Next, consider a reservoir containing the same fluid of Fig. 1.4 but at a temperature of 180°F and an initial pressure of 3300 psia, point B. Here the fluid is also initially in the one-phase gas state, because the reservoir temperature exceeds the critical-point temperature. As pressure declines due to production, the composition of the produced fluid will be the same as reservoir A and will remain constant until the dew-point pressure is reached at 2700 psia, point B1. Below this pressure, a liquid condenses out of the reservoir fluid as a fog or dew. This type of reservoir is commonly called a dew-point or a gas-condensate reservoir. This condensation leaves the gas phase with a lower liquid content. The condensed liquid remains immobile at low concentrations. Thus the gas produced at the surface will have a lower liquid content, and the producing gas-oil ratio therefore rises. This process of retrograde condensation continues until a point of maximum liquid volume is reached, 10% at 2250 psia, point B2. The term retrograde is used because generally vaporization, rather than condensation, occurs during isothermal expansion. After the dew point is reached, because the composition of the produced fluid changes, the composition of the remaining reservoir fluid also changes, and the phase envelope begins to shift. The phase diagram of Fig. 1.4 represents one and only one hydrocarbon mixture. Unfortunately, this shift is toward the right and further aggravates the retrograde liquid loss within the pores of the reservoir rock.

Neglecting for the moment this shift in the phase diagram, for qualitative purposes, vaporization of the retrograde liquid occurs from B2 to the abandonment pressure B3. This revaporization aids liquid recovery and may be evidenced by decreasing gas-oil ratios on the surface. The overall retrograde loss will evidently be greater (1) for lower reservoir temperatures, (2) for higher abandonment pressures, and (3) for greater shift of the phase diagram to the right—the latter being a property of the hydrocarbon system. The retrograde liquid in the reservoir at any time is composed of mostly methane and ethane by volume, and so it is much larger than the volume of stable liquid that could be obtained from it at atmospheric temperature and pressure. The composition of this retrograde liquid is changing as pressure declines so that 4% retrograde liquid volume at, for example, 750 psia might contain as much surface condensate as 6% retrograde liquid volume at 2250 psia.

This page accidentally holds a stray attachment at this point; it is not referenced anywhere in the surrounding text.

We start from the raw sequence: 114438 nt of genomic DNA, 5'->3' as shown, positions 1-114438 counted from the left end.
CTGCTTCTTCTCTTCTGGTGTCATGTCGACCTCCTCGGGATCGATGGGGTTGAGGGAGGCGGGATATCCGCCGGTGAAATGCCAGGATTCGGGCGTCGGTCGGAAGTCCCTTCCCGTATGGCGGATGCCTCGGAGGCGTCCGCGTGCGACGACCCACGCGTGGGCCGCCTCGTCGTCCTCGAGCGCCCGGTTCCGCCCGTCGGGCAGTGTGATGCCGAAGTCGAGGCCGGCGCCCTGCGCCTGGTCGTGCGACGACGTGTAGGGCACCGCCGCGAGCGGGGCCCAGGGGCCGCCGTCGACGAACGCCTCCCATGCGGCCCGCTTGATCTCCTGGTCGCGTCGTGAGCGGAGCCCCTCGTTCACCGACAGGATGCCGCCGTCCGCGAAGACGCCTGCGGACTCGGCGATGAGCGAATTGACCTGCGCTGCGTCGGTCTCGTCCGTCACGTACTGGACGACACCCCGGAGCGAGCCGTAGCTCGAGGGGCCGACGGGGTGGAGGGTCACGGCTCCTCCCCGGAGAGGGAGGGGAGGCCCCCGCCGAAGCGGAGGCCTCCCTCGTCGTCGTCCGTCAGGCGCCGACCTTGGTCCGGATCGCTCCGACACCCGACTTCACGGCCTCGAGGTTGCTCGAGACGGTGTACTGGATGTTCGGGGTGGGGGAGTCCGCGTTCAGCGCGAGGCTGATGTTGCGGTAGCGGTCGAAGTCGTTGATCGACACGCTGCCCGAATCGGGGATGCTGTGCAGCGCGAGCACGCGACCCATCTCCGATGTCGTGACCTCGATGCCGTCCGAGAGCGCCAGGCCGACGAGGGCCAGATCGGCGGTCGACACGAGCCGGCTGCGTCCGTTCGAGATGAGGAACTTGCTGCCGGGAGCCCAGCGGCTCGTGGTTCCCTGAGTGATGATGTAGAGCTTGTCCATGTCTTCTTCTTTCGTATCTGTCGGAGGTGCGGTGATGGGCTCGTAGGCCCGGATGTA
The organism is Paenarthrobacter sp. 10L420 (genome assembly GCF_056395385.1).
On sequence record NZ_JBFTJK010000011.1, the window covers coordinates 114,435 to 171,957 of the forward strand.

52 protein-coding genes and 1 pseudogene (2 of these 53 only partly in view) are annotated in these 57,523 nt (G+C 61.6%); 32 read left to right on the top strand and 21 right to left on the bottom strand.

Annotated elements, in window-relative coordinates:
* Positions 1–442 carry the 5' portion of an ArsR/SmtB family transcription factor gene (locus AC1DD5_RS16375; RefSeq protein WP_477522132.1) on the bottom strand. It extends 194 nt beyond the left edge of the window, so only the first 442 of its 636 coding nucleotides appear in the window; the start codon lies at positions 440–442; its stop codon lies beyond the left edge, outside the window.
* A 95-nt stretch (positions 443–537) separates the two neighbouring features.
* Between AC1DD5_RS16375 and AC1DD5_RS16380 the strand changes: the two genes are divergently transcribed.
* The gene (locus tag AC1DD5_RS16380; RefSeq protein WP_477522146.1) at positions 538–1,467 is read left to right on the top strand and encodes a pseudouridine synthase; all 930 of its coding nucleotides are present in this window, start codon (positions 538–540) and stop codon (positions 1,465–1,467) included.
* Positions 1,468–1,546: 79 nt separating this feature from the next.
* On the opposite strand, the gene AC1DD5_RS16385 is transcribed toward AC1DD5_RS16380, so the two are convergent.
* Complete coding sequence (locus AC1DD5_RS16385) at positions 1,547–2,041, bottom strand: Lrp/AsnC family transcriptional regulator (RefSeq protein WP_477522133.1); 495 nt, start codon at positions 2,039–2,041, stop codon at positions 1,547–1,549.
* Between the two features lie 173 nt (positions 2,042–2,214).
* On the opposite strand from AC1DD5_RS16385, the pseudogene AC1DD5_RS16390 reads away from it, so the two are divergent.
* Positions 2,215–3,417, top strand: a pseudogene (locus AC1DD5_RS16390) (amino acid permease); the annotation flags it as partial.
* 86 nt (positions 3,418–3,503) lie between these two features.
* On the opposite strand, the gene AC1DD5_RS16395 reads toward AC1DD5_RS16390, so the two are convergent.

If the initial reservoir fluid composition is found at 2900 psia and 75°F, point C, the reservoir would be in a one-phase state, now called liquid, because the temperature is below the critical-point temperature. This is called a bubble-point (or black-oil or solution-gas) reservoir. As pressure declines during production, the bubble-point pressure will be reached, in this case at 2550 psia, point C1. Below this pressure, bubbles, or a free-gas phase, will appear. When the free gas saturation is sufficiently large, gas flows to the wellbore in ever increasing quantities. Because surface facilities limit the gas production rate, the oil flow rate declines, and when the oil rate is no longer economic, much unrecovered oil remains in the reservoir.